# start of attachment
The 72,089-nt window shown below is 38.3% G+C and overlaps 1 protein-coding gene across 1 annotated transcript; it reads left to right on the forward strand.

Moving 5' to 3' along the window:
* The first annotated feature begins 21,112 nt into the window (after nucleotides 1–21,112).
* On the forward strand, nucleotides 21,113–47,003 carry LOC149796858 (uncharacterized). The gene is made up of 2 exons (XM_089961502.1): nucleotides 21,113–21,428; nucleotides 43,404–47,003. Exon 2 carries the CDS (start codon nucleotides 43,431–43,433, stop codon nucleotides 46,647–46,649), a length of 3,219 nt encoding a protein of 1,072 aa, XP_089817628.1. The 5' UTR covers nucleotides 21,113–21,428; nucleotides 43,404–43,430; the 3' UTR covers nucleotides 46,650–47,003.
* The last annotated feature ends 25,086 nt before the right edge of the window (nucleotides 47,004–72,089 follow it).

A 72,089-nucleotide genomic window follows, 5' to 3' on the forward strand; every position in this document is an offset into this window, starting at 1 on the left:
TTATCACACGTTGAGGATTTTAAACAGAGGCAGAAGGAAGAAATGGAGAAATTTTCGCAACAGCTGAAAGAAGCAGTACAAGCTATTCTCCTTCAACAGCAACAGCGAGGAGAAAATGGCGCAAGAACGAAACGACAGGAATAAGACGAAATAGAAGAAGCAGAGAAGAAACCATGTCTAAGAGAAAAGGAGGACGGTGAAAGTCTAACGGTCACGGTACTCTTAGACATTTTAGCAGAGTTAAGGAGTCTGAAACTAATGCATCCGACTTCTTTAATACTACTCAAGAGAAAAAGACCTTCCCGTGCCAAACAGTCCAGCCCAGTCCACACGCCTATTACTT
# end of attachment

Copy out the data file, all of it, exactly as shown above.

The 72,089-nt window shown below is 38.3% G+C and overlaps 1 protein-coding gene across 1 annotated transcript; it reads left to right on the forward strand.

Moving 5' to 3' along the window:
* The first annotated feature begins 21,112 nt into the window (after nucleotides 1–21,112).
* On the forward strand, nucleotides 21,113–47,003 carry LOC149796858 (uncharacterized). The gene is made up of 2 exons (XM_089961502.1): nucleotides 21,113–21,428; nucleotides 43,404–47,003. Exon 2 carries the CDS (start codon nucleotides 43,431–43,433, stop codon nucleotides 46,647–46,649), a length of 3,219 nt encoding a protein of 1,072 aa, XP_089817628.1. The 5' UTR covers nucleotides 21,113–21,428; nucleotides 43,404–43,430; the 3' UTR covers nucleotides 46,650–47,003.
* The last annotated feature ends 25,086 nt before the right edge of the window (nucleotides 47,004–72,089 follow it).

A 72,089-nucleotide genomic window follows, 5' to 3' on the forward strand; every position in this document is an offset into this window, starting at 1 on the left:
TTATCACACGTTGAGGATTTTAAACAGAGGCAGAAGGAAGAAATGGAGAAATTTTCGCAACAGCTGAAAGAAGCAGTACAAGCTATTCTCCTTCAACAGCAACAGCGAGGAGAAAATGGCGCAAGAACGAAACGACAGGAATAAGACGAAATAGAAGAAGCAGAGAAGAAACCATGTCTAAGAGAAAAGGAGGACGGTGAAAGTCTAACGGTCACGGTACTCTTAGACATTTTAGCAGAGTTAAGGAGTCTGAAACTAATGCATCCGACTTCTTTAATACTACTCAAGAGAAAAAGACCTTCCCGTGCCAAACAGTCCAGCCCAGTCCACACGCCTATTACTT